The FT has an interesting interview this morning with Michel Barnier, the EU internal market commissioner.
The article notes: "Europe is set to impose mandatory transparency measures for mining and forestry companies, requiring them to detail their financial relationships with foreign governments"
Barnier has told the FT that: "...the new transparency obligations – which would cover money flows, such as tax payments and royalties to foreign governments – were likely to extend beyond “extractive” industries such as mining and energy, and cover other “primary materials” businesses, such as forestry."
He is quick to add that the cost of doing this and the effectiveness of any measures will be taken into account.
At the core of debate seems to be a discussion about whether an EITI (Extractive Industries Transparency Initiative) model could be used, or whether regulation is best.
My sources in Brussels tell me the European Commission remains very keen to push companies on all kinds of responsible business related disclosure in the coming years. Increased corporate disclosure is on the way via some kind of regulation, they tell me. What that looks like and how it will work is another matter.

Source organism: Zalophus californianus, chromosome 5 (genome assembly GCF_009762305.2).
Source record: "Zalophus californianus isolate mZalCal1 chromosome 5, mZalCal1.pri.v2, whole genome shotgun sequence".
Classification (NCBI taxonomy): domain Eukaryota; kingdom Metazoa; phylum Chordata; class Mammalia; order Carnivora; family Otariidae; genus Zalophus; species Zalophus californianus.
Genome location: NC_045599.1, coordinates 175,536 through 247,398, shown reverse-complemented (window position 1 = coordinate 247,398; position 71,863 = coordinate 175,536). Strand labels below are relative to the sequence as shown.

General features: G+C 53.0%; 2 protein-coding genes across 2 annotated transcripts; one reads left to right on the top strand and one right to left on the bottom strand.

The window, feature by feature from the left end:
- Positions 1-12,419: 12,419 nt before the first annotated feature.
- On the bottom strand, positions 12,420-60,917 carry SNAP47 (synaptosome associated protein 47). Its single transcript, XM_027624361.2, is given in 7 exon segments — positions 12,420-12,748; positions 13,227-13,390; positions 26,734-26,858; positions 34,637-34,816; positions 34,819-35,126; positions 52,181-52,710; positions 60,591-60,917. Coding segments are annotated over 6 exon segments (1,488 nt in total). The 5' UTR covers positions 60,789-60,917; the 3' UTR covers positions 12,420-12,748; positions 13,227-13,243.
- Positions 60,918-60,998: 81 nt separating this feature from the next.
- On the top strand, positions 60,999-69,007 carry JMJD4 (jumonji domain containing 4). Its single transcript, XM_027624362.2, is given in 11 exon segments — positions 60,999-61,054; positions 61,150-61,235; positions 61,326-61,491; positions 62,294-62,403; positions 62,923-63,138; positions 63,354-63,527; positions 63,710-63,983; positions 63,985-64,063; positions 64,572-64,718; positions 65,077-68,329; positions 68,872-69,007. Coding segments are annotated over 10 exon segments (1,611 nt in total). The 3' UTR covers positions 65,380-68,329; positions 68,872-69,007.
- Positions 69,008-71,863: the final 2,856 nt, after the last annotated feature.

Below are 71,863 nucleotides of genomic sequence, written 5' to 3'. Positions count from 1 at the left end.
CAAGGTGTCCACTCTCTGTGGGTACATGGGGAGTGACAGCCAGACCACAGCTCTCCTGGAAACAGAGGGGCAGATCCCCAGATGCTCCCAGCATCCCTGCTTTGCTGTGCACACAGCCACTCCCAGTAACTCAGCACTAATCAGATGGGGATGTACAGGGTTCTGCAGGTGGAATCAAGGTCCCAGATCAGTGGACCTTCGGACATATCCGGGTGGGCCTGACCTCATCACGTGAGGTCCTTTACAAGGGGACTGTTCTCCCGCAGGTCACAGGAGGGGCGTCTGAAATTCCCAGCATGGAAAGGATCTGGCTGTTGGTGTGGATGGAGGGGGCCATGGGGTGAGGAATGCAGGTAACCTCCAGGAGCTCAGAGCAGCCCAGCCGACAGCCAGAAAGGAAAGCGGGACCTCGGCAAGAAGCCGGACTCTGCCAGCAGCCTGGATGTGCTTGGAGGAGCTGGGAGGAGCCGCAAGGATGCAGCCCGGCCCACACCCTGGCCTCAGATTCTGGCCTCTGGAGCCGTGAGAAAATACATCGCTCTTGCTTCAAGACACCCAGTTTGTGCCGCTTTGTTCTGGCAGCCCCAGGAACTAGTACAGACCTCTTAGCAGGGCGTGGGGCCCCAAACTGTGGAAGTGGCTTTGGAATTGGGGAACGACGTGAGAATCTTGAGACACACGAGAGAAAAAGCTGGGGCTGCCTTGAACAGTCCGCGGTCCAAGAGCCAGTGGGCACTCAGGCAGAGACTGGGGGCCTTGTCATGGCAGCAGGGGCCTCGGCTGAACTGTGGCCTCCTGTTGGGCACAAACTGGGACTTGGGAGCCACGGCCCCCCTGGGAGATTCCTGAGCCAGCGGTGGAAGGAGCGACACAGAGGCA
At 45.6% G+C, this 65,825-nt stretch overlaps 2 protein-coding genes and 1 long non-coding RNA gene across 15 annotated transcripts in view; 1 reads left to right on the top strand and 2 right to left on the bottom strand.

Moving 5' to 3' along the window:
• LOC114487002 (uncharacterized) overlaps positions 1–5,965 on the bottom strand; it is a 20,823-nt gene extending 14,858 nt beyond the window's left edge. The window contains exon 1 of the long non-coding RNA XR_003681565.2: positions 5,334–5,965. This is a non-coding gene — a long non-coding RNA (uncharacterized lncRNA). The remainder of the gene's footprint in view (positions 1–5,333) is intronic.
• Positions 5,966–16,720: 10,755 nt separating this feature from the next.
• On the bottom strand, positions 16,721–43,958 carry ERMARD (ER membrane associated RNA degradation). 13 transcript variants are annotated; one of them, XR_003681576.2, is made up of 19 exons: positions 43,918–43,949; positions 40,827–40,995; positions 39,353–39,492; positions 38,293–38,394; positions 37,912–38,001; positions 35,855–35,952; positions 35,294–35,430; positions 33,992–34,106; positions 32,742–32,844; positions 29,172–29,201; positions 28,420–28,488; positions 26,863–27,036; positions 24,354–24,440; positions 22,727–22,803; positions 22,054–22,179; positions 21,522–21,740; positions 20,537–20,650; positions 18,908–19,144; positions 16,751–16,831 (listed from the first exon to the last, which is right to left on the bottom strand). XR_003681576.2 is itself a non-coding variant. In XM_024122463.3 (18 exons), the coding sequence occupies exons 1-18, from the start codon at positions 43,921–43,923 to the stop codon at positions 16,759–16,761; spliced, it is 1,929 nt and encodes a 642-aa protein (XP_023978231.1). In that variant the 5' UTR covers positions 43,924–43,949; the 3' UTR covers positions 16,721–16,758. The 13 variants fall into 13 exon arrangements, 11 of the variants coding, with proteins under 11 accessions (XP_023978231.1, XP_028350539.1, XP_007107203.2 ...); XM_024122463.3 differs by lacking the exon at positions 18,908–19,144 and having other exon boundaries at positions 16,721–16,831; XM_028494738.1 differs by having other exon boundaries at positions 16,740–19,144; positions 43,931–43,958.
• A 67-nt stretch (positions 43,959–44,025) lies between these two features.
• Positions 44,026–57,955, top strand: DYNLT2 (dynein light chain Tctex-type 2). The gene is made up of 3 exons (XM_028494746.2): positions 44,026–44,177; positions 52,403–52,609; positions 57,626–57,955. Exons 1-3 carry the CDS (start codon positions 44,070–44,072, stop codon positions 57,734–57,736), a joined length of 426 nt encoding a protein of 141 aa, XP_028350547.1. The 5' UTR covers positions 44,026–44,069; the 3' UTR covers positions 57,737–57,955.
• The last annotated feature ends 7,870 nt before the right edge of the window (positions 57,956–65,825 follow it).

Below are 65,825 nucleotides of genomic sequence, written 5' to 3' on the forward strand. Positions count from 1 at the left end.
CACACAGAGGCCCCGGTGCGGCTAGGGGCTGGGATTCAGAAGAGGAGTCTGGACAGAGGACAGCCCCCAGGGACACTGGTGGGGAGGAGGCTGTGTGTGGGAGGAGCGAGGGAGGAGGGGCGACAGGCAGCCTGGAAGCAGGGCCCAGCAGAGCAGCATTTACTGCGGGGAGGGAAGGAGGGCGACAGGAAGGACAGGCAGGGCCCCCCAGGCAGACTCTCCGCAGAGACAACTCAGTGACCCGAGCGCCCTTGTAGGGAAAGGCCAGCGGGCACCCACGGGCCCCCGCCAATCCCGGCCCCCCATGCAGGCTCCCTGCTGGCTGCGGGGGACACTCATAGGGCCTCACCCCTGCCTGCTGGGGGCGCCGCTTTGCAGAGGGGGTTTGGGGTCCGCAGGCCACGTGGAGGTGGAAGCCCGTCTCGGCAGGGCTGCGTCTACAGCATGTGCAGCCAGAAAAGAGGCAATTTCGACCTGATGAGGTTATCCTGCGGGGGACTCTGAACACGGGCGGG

This is not surprising. We've seen pushes on all sorts of disclosure in recent years, from Danish CSR reporting requirements, Swedish state-owned firms having to use GRI, and increased calls (and some action) around mandatory carbon reporting. Water, too, is coming up this agenda, alongside older issues around the extractive industries.
Here's some further reading:
Conflict minerals: time to dig deeper
Lumber regulations: Cutting out illegal timber
France Briefing Part 4: Government and legislation - From the top